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What can rural communities grow and eat to improve nutrition?

While there is not much evidence of wide-spread starvation and extreme under-nutrition in South Africa, national surveys provide evidence of multiple forms of deprivation related to the experience of hunger, wide-spread ‘hidden hunger’ or micronutrient deficiencies and increasing rates of overweight and obesity. The co-existence of adult (especially female) overweight and obesity with hidden hunger and child stunting raises concern about household food security. This highlights the importance of understanding the constraints faced by households in achieving food security to ensure health, productivity and development. 

The purpose of this project was to address a significant and longstanding gap in knowledge on where rural households obtain their food, their food consumption patterns and how crop production contributes to household food security. We set out to identify a set of options for strengthening rain-fed and irrigated crop production in the rural areas that could lead to better nutrition.
This research draws on a Water Research Commission (WRC) funded project K5/2172/4: Current rain-fed and irrigated production of food crops and its potential to meet all year round nutritional requirements of rural poor people in North West, Limpopo, KwaZulu-Natal and Eastern Cape Provinces. WRC and University of Pretoria, Pretoria. The study was funded by the WRC and DAFF and supplemented with funding from the NRF.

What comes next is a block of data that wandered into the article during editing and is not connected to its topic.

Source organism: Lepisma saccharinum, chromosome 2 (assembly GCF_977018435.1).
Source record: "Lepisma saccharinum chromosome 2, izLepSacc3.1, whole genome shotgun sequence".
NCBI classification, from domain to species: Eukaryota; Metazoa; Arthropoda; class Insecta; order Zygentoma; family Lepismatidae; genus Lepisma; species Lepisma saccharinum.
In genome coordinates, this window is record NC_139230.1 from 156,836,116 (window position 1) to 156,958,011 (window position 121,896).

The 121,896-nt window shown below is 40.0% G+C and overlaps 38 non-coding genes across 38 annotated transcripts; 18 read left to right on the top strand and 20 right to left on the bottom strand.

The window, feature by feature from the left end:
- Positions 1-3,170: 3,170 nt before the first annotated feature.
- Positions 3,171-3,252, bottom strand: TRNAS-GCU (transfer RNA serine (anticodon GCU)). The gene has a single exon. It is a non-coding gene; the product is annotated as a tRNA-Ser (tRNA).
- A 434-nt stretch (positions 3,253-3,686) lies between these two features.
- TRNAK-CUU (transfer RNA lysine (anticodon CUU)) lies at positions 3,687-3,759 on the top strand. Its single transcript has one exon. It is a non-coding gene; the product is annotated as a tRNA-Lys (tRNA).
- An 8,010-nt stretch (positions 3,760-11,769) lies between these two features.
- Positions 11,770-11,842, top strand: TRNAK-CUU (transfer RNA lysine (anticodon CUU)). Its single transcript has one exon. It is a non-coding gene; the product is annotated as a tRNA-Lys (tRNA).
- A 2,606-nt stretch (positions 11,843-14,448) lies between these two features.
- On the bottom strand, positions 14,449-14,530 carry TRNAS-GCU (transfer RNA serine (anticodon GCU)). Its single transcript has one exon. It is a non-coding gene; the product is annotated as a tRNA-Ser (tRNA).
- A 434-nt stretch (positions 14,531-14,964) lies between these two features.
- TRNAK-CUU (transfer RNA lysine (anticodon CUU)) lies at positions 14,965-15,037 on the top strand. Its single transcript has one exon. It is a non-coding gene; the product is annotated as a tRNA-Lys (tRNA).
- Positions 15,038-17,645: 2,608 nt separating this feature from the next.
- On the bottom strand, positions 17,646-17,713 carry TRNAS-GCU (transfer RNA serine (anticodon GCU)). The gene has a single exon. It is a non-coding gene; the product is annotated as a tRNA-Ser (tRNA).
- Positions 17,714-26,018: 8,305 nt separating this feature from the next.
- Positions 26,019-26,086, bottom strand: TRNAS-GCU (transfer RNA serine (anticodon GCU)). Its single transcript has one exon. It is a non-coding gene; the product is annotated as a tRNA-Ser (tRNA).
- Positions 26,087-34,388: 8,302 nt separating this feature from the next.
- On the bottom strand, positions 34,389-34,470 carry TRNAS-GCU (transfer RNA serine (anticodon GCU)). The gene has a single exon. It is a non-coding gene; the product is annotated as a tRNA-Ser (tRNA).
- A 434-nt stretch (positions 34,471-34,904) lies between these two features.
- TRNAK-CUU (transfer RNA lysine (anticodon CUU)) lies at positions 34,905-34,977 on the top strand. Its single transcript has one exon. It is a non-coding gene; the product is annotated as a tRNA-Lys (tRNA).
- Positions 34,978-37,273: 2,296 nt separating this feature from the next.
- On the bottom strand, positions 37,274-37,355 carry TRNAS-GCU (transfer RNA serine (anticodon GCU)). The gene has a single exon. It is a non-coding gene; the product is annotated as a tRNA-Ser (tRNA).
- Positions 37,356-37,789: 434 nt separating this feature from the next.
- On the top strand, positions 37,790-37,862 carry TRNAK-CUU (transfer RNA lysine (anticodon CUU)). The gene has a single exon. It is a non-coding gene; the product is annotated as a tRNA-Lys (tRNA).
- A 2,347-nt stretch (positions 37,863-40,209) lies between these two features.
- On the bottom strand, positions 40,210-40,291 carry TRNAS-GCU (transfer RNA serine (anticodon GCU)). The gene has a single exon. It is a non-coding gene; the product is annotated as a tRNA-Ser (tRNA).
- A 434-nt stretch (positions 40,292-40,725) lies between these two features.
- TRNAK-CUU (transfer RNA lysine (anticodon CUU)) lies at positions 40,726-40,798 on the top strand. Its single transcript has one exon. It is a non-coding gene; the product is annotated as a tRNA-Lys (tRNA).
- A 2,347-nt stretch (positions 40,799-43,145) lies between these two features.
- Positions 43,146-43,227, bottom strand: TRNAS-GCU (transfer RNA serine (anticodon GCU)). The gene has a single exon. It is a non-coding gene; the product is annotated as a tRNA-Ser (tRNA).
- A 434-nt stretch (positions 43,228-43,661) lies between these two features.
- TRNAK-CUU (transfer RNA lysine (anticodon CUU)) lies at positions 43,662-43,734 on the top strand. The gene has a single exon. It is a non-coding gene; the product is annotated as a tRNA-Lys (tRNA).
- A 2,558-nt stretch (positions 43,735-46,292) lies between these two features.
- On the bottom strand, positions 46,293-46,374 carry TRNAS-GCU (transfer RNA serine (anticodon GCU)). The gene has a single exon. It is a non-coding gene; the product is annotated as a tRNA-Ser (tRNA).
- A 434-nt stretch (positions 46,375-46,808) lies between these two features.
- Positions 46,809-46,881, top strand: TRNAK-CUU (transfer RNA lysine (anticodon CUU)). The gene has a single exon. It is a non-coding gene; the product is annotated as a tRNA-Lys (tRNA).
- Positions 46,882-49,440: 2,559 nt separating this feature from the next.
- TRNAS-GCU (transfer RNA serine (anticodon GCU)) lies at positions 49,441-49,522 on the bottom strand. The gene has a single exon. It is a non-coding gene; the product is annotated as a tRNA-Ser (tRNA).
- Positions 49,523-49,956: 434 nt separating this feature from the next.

Download and read our research briefs and report:
Project summary
Brochure for Ingquza Hill
Brochure for Jozini
Brochure for Maruleng
Brochure for Ratlou
We have also developed a smart App for identifying suitable crops to improve nutrition - click here to download the SmartGrow app. 

See related articles published on this research at:

Why a diverse diet is crucial for rural South Africans by Sheryl L Hendriks and Angela McIntyre
Limited food options take their toll on the health of South Africa’s rural poor by Angela McIntyre
What are we measuring? Comparison of household food security indicators in the Eastern Cape Province, South Africa. Hendriks et al. (2016). Ecol Food Nutr. 2016;55(2):141-62.

The Project Team:

From left to right: Dr Mjabuliseni Ngidi, Prof John Annadale, Dr Annemarie Viljoen, Mr Corné van der
Merwe, Ms Maria Molokomme, Ms Angela McIntyre, Dr Friede Wenhold, Prof Sheryl Hendriks, Ms
Grace Tima Munthali and Mr Mmatlou Kalaba

For more information about this project, please contact Prof Sheryl Hendriks, Director of the Institute for Food, Nutrition and Well-being and Project Leader at [email protected]

- Author Sheryl Hendriks
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Last edited by Sheryl HendriksEdit